The two best things I did after breaking up with my ex were to get a gym subscription and a Cineville card. For those unfamiliar with the subject, a Cineville card gives you unlimited access to movies in several theatres across the Netherlands in exchange for a monthly fee.
Although both helped considerably, it’s the latter that brought more satisfaction than anything else. I like to say the Cineville card saved my life. When I was most inconsolable, I would put on my boots and leather jacket, take the tram from Surinameplein direction centre, and go to the movies. To me, this was therapy.
Most of the times, I would end up at Cinecenter. I preferred this cinema not only because it was small and charming, but also because it was conveniently located on a side street behind Leidseplein, so there was not much to walk from the tram stop.
Once inside, I would go to the bar, pick up a drink, then go and find a seat in the room.
Some of the best movies I can remember I’ve seen there, at the Cinecenter, with my Cineville card. To name but a few: Medianeras, The Future, Diana Freeland: The Eye Has to Travel, Yves Saint Laurent: L’ amour fou, and the list could go on.
No matter how messed up my life – and my heart – there was my Cineville card, and with it, I learned beauty, I learned hope, I learned I was not the only one alone at the movies.
Upon returning home from Cinecenter one evening, I wrote this:
Perhaps the most valuable skill I have is the ability to transform the way I see things, to such extent that I can perceive a simple moment as pure magic. Tonight I’ve been for a few minutes the only person in the cinema hall. Lights were hanging as pearls from the ceiling, music came my way from the speakers, the empty screen was waiting to tell a story, and the glass of wine in my hand was getting empty. A perfect moment. The movie – The Future, with Miranda July – another beautiful story. The wow kind of story. I feel like seeing it a thousand more times. “You’ll be watching television and I’ll be watching you.”
The feeling of floating stayed with me as I stepped out of the cinema, at the end of the movie. I had one unread message on my phone, but I didn’t want to read it. I didn’t feel like coming back to reality yet. I didn’t come back even as I was reading the message when I finished my cigarette: “Hey, I took what I needed from the loft. I left the light on, by the armchair. I found some chairs on the street, really nice ones, so I’m no longer taking the chairs. I hope the movie is/was ok. Good night.” The message from my ex made me smile, although I was miles away from happy. “Hey, good night,” was all I could say. Then I went back to my place. (29 SEP 2011)
I was thinking about this last night when I was again at the Cinecenter, with the same Cineville card, in the very same room described above. I had to look up at those lights hanging from the ceiling. To me, they’re almost hallucinogenic. It was as if looking through a tunnel, at the end of which my old self was waiting – the girl hiding a broken heart under a black leather jacket. Maybe some things are never meant to be forgotten.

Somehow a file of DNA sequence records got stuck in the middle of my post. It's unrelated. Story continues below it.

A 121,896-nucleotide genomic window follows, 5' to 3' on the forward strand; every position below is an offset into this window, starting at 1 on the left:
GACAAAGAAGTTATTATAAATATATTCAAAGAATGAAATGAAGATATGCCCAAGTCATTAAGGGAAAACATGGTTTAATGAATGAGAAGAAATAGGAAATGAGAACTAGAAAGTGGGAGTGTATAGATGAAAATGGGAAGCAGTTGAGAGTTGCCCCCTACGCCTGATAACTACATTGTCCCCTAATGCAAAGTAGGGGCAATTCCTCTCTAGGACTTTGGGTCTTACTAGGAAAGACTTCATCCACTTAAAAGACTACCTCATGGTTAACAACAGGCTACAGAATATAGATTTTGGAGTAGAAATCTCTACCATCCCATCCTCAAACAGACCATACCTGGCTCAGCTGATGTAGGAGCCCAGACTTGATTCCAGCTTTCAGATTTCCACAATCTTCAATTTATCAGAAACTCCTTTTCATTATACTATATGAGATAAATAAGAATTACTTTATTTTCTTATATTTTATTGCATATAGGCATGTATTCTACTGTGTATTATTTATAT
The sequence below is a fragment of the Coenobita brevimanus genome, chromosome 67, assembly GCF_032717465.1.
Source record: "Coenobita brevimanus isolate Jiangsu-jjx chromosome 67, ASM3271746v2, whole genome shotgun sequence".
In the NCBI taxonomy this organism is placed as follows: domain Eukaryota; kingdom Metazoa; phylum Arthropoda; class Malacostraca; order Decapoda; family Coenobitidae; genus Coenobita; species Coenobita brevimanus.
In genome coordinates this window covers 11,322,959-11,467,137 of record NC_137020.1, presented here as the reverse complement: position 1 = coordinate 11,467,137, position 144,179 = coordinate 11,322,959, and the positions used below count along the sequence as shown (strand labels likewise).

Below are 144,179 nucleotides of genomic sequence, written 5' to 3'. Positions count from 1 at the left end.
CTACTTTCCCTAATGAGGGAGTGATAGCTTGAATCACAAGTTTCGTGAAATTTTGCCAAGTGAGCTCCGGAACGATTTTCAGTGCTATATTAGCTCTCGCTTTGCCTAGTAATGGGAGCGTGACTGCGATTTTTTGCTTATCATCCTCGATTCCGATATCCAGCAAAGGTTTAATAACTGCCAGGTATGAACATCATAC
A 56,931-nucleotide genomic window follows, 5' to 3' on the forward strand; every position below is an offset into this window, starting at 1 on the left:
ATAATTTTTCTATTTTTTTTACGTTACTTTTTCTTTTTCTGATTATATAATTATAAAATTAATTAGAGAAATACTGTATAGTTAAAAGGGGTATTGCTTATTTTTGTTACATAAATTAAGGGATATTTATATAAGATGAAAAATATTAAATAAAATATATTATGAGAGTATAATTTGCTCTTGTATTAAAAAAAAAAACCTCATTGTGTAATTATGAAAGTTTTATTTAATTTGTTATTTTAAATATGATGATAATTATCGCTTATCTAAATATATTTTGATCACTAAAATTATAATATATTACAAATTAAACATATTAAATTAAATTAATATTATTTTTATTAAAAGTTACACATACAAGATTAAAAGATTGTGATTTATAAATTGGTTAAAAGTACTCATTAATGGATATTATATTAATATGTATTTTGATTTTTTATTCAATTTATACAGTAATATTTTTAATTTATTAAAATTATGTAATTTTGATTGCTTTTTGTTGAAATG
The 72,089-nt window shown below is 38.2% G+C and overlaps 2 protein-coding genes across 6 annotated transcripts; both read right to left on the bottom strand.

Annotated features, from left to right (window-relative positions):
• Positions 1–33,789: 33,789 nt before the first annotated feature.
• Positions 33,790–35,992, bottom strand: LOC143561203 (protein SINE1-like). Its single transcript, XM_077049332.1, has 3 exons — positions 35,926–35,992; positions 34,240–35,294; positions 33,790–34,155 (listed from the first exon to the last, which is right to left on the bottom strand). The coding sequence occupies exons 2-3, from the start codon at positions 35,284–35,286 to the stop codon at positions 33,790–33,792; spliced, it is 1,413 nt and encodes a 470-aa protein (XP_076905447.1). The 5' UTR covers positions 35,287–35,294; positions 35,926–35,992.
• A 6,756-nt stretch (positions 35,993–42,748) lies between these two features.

And then the movie starts. The setting, the two, the encounter. The heart beating faster, the nights sleepless with desire. And desire. And desire. When your eyes are focused on the desired one and everything else is blurry. Finally, love happens. It is uncontrollable, it is like magic, it is the most beautiful thing that has ever happened to you. Your lover becomes you and you become your lover. “Call me by your name!” You kiss, you make love, you kiss, you make love. You talk on repeat about the delicious first moments when he said… or he did…, and you said… or you did…, and none of you knew what the other one thought and would have given anything to find out. You watch him sleeping. You cannot believe how happy you two are. When he is away, you wear his shirt – his skin against yours. With love comes the fear of loss, and eventually, loss. When you realize it is over for good, pain becomes the only way you can cope with life. The loss of the loved one. The realization that never again you two will touch, kiss or make love. And there is no consolation for that. All you can do is cry and remember. “I remember everything.” And when you smile again it is because you realize just how lucky you were to have found love – even if in the past tense.
Of course, such movie can shake everyone in possession of a heart and a past. That’s what good art does. It brings essential things up to the surface again. It reminds us we are human, and that together we can do magic.
Every now and then something like this happens in my life and it makes me so damn happy.